Here is a whale, rising into the newly covered shore end of the hole. That's Malik, with the shovel, closely studying the whale. Malik was always speaking to the whales, usually in Iñupiaq, encouraging them, trying to bolster their spirits. I am certain he was speaking to them here, as well.
The whales needed a break. The effort to force them over the shoal was called off. Work began on a new hole, a hole wider in breadth than all the others, a hole the whales might use to calm down a bit, restore their normal breathing patterns, and get ready for the next step.
It struck me as dangerous work, this new hole. Whalers were floating around on slabs of ice, cutting them with chainsaws even as they did. Sometimes, a whaler needed a little assistance to get back to solid ice. Johnny Lee Aiken throws the rope of assistance.
If you are ever in Barrow in a normal June (which, as the climate warms, is becoming less and less normal) you will see children playing on ice floes near shore - leaping from one to the other. It might frighten you to see a such a sight, because you will know that if the wrong thing happens it could be tragic -and sometimes, though rarely, has been - but it does help to prepare them for the kind of life an Iñupiat whaler leads.
A bioiogist who grew up an easy train ride from New York City did not have that same kind of childhood experience, yet it is true that there are very few non-Iñupiat people who are as comfortable and competent on Arctic sea ice and water as Craig George and Geoff Carroll.
Still, Craig George was not prepared to have the slab of ice he was working on break in two prematiurely. Worse yet, the tiny, unstable piece that he stood on started to float to the middle of the hole, where he could easilly fall off and find himself pitched into a most troublesome and dangerous situation. I suspect that the whalers would have fished him out, but there would have been no guarantees.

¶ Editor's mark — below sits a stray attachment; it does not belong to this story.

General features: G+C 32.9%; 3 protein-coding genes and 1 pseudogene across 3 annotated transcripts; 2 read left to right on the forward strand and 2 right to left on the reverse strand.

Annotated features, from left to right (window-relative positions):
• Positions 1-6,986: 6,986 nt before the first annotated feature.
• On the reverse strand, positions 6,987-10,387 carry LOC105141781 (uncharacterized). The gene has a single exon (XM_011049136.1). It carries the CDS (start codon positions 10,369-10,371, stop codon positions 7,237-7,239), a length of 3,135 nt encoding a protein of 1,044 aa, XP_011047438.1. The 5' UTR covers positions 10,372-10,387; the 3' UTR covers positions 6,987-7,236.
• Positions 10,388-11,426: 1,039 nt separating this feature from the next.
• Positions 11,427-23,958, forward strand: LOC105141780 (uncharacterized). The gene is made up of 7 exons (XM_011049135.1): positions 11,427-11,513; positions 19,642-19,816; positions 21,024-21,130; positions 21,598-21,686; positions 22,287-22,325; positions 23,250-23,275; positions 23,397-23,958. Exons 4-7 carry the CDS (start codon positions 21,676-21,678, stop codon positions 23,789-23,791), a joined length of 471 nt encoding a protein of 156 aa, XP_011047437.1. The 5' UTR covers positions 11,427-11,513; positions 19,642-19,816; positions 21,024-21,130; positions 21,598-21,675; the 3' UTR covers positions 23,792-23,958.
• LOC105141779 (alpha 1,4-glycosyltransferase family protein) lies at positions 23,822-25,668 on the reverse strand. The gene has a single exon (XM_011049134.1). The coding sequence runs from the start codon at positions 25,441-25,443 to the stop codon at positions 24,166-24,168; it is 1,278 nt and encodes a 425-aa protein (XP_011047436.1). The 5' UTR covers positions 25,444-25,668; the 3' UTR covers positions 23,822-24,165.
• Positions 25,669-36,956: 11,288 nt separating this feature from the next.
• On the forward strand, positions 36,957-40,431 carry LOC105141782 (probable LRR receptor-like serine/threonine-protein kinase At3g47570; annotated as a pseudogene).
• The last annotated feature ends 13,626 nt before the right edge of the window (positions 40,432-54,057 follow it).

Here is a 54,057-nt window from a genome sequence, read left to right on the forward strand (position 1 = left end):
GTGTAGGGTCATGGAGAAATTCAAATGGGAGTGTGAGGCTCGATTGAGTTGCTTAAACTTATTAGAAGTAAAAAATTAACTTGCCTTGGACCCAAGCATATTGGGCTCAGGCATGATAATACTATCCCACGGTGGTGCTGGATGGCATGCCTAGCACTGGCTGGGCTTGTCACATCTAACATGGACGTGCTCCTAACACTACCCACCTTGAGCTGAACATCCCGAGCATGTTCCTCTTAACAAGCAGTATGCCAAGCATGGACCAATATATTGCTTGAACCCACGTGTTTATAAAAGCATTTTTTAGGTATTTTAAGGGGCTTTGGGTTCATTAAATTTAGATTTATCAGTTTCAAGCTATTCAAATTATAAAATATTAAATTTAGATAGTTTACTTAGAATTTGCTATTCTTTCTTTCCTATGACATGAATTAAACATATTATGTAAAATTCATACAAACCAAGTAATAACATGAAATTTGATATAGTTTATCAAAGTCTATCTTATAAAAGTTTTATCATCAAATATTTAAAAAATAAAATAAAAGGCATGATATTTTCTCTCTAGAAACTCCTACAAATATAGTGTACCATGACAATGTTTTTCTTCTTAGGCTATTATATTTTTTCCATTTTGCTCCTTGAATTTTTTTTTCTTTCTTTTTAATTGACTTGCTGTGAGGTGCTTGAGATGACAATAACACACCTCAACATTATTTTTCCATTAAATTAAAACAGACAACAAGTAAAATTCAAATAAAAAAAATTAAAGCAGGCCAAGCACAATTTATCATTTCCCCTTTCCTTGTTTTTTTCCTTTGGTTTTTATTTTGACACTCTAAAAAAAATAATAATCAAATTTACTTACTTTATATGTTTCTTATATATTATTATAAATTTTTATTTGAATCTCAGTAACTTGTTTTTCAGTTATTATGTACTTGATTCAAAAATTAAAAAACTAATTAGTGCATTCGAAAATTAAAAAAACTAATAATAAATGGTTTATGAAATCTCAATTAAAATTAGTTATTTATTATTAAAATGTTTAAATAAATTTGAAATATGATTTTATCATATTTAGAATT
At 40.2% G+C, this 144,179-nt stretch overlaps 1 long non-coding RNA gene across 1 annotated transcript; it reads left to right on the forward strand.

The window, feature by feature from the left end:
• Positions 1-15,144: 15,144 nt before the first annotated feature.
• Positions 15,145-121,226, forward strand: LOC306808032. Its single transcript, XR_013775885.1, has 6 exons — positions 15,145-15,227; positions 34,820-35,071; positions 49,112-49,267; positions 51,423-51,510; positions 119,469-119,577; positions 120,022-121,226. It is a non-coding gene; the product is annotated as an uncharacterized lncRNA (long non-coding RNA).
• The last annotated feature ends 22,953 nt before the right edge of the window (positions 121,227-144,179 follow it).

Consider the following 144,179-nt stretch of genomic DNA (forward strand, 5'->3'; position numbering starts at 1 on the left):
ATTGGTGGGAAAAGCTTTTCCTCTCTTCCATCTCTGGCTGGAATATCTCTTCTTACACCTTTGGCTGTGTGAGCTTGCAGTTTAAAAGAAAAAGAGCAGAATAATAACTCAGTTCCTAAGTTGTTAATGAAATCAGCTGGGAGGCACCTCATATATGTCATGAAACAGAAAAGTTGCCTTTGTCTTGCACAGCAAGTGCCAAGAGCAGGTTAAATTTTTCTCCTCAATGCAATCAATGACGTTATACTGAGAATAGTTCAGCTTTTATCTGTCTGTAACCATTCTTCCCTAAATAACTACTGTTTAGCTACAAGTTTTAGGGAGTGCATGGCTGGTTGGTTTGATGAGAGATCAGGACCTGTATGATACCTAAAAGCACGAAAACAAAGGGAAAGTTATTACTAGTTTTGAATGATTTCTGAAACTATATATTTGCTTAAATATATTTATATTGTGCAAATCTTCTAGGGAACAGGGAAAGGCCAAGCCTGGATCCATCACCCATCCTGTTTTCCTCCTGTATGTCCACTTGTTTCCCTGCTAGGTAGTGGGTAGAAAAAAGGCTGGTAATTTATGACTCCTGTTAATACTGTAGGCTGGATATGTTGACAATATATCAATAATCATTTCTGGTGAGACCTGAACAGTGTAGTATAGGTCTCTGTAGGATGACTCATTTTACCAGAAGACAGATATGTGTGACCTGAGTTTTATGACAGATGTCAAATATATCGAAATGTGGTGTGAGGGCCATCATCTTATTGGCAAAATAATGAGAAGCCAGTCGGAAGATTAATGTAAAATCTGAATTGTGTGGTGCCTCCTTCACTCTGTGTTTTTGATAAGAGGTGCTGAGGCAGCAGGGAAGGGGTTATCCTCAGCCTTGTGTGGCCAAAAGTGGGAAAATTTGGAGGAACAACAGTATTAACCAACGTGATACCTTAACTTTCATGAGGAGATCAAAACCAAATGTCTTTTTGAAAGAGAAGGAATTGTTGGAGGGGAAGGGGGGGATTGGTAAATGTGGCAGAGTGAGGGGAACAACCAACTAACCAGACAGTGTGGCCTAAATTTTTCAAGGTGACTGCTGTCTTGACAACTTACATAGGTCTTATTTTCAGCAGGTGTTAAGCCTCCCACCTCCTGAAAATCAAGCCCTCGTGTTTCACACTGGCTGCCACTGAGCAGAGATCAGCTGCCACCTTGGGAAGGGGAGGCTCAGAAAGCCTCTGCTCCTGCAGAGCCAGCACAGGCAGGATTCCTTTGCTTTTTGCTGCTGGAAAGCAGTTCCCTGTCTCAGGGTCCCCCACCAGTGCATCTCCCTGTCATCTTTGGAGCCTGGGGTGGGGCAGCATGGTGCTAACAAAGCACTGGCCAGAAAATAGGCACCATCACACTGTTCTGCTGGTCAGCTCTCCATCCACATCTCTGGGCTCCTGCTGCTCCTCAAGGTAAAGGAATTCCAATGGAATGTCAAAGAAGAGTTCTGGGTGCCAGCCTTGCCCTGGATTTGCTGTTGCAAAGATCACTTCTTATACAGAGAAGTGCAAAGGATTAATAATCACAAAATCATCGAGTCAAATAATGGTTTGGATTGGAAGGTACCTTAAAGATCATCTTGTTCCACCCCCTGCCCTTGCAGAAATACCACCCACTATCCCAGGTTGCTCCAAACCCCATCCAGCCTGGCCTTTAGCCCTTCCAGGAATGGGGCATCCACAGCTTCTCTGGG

Craig took a big leap...
His chainsaw floated out into the hole - but it would be easy enough to retrieve.
"If you want to help the whales, you've got to think like a whale." I heard this statement attributed to two people - Malik and Arnold Brower, Sr. It is easy enough for me to believe that it expressed the thoughts of both.
So with Malik at the fore on the ice, they put their brains into whale mode and asked, what would a whale naturally do if came to shallow water over a shoal? The answer - swim around the shoal.
They decided then to begin a new series of holes, a series that would go, not over, but around the shoal.
Sure enough, the whales quickly took to this new series of holes as they were cut around the shoal The whales did not need lights to draw them, nor bubblers either. As soon as a new hole was cut, the two whales were in it. They seemed to understand what the holes were for. They seemed to know the holes were leading them to safe and open water. They seemed to grow ever more eager for each new hole to be cut.
In fact, they grew so eager that they quit waiting for the whalers to finish a hole. They began to pop up in the holes even as they were being cut. They wanted to get moving. Now, the whalers had to take care so as to not accidently cut a whale with a chainsaw.
That's what was happening here. Out in the ocean, two giant Soviet ice breakers - the equivalent of which the US lacked, were busting their way through the Arctic Ocean toward the whales. Those icebreakers, and a handful of the crew who manned and womaned them, will be the subject of my next post.